Microsoft Office OneNote Tutorial

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A notebook is the metaphor for Microsoft OneNote, which adds connectivity with Outlook and Office.

Imagine a binder. Slip some dividers onto the rings, titling each any way you want. Fill the binder with pages on which notes can be entered, thoughts jotted, audio or video recorded, documents attached, tasks created and e-mail saved. This is the metaphor for Microsoft Office OneNote 2010. Most personal information management software takes a lot of information as input and stores it in a linear fashion. OneNote 2010's free-form function is easily customized to meet specific user needs.

Creating the Notebook

Step 1

Open OneNote 2010. Click on the File tab, select "New" and click on the icon depicting the desired notebook's storage location: Computer, SharePoint, or Network. Type the name of the notebook in the field under "2. Name:" and then browse to the folder in which the notebook will be stored. The new notebook will open to an unnamed New Section and an Untitled page. Right-click on the notebook's tab and select "Properties." Choose a color for the notebook, change the Display Name, if you want to, or any other information displayed.

Step 2

Right-click on the divider tab, "New Section," and select "Rename." In the field that appears, type the name for the section. Right-click on the section tab and select "Section Color" to change it, if desired. Create additional dividers, known as "Sections," by clicking on the small gray starburst tab to the right of the last Section created. Right-click and "Rename" new sections.

Step 3

Type the page name in the dotted line surrounding a rounded rectangle at the top of any newly created page. It is not necessary to put content on a page. Create additional pages using the same template as the existing page by clicking on the "New Page" icon at the top left of the divider.

Step 4

Create New Pages from Templates by clicking on the black Down Triangle to the right of the "New Page" icon and selecting "Page Templates." A task pane will open with a large selection of templates or access to a wizard to create new templates. You can modified supplied templates to meet specific needs and then save them with a new name: The next time you select the Down Triangle, the most recently used templates will appear in the drop-down list.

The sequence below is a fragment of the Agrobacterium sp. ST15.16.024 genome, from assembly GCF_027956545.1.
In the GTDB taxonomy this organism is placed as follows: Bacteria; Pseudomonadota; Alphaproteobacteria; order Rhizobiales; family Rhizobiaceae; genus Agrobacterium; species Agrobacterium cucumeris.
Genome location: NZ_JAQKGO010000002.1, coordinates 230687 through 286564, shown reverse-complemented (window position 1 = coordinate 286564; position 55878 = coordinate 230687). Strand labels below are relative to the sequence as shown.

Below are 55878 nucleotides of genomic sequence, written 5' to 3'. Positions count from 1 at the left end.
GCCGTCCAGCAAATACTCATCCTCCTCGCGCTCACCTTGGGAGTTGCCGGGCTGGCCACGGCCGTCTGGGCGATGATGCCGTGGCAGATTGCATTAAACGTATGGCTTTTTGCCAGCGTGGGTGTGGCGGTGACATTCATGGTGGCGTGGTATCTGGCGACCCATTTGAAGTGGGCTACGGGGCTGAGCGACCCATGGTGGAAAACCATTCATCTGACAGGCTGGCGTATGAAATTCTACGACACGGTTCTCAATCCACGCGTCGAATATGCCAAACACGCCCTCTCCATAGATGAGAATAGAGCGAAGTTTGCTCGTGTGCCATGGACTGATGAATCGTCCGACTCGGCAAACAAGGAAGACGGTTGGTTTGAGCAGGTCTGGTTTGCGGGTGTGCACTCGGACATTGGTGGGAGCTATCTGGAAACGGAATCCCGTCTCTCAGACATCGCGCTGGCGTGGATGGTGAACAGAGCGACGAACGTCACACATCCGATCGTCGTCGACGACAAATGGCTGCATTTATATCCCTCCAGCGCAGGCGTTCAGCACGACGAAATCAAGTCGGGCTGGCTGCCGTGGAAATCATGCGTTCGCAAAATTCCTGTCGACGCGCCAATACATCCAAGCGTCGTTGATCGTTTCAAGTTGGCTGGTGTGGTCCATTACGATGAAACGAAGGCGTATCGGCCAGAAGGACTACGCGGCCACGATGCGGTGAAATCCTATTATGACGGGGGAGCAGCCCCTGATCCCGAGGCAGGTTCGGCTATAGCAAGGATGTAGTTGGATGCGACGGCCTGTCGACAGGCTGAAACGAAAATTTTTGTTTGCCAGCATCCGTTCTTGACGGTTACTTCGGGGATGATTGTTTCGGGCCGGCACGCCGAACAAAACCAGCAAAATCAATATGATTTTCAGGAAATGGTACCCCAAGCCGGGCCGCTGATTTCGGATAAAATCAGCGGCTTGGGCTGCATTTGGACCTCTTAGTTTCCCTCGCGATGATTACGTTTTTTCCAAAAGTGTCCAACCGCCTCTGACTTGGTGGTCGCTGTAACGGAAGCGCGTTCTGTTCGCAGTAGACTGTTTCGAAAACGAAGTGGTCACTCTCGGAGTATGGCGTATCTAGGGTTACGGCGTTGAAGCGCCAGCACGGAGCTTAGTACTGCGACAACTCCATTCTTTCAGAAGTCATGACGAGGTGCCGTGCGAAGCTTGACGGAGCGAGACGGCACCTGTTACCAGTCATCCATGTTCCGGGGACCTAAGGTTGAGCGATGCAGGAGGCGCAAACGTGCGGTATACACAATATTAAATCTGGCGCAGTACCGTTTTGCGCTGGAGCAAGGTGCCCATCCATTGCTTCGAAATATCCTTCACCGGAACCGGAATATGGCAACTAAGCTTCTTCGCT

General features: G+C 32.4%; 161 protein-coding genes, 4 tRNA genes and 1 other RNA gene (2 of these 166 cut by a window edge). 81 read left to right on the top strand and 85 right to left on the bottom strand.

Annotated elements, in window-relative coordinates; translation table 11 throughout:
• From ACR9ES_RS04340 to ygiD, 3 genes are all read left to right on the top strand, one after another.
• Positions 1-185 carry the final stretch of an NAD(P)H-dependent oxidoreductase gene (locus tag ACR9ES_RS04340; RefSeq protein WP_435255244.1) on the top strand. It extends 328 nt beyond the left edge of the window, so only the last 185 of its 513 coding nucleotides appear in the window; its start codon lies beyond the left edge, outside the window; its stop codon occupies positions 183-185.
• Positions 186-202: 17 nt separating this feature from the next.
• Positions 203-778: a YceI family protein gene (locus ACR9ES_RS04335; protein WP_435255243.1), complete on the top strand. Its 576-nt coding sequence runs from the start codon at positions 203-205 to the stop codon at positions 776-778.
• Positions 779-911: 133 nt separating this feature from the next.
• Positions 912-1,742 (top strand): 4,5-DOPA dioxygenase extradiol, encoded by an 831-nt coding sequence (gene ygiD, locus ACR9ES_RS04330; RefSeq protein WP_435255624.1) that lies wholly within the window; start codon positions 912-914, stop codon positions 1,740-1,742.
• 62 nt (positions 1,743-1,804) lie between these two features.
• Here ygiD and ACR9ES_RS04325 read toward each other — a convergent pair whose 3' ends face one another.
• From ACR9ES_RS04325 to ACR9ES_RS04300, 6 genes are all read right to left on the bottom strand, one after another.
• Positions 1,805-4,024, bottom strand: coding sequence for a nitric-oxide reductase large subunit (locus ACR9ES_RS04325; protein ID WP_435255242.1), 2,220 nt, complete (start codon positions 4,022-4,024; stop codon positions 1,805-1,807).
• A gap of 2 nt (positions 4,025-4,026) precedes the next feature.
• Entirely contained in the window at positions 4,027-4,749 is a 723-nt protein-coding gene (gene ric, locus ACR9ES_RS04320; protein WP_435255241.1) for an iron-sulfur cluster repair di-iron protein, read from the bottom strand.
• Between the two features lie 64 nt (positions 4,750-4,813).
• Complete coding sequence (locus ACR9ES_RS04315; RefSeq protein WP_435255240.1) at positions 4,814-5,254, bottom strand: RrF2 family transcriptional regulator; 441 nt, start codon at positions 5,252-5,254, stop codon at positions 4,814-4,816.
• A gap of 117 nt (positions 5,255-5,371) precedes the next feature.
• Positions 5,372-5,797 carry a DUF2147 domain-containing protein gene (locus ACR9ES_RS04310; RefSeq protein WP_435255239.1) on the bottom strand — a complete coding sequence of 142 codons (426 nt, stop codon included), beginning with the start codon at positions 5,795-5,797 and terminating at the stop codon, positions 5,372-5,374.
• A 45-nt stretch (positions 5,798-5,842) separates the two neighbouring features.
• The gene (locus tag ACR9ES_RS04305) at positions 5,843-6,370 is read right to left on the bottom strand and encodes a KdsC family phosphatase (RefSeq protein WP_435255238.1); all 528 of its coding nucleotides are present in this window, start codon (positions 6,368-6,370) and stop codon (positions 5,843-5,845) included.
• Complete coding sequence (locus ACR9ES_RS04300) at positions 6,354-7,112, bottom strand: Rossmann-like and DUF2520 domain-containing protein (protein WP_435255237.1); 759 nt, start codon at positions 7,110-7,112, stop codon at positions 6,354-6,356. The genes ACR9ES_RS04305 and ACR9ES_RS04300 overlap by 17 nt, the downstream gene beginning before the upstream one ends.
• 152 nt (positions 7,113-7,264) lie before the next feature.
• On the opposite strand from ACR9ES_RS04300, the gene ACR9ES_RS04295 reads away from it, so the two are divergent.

Entering Information

Step 1

Place the cursor at any position on a new or existing page. Begin entering data and a data "container" will appear to record the work. If you use a tablet or touchscreen computer, OneNote will place handwritten or drawn material inside a container. If the tablet or multi-touch screen is pressure sensitive, OneNote will increase the width or density of the pen strokes, reflecting the pressure. Each page can contain multiple containers. Containers can overlap, be arranged to the front or back, and moved anywhere on a page.

Step 2

Access tables, bullet lists, number lists and text styles from the "Home" tab. This permits basic note formatting within the OneNote page.

Step 3

Insert images, "Smart Art" and hyperlinks from the "Insert" tab. Insert "printouts" from Word, Excel, and PowerPoint documents using the "File Printout" command from the "Files" group on the "Insert" tab. This same group permits attaching files and scanning directly onto the page, and audio and video.

Step 4

Send Web pages, e-mail, Outlook Tasks and Appointments as new pages to OneNote clicking the "Send To OneNote button on the "Home" tab in Outlook and the "Tools" menu dropdown list in Internet Explorer.

Step 5

Insert shortcuts to documents, files, and programs by dragging and dropping the icons from Windows Explorer or the Desktop.


Data containers are essentially "floating" table cells unbound from the page. The container can "contain" any source data including images, e-mail, tasks, Web pages, and touchscreen data entry.

Notebooks can be synchronized to SharePoint for network and workgroup usage. Notebooks can by synchronized to Cloud storage for access from any Internet-accessible computer.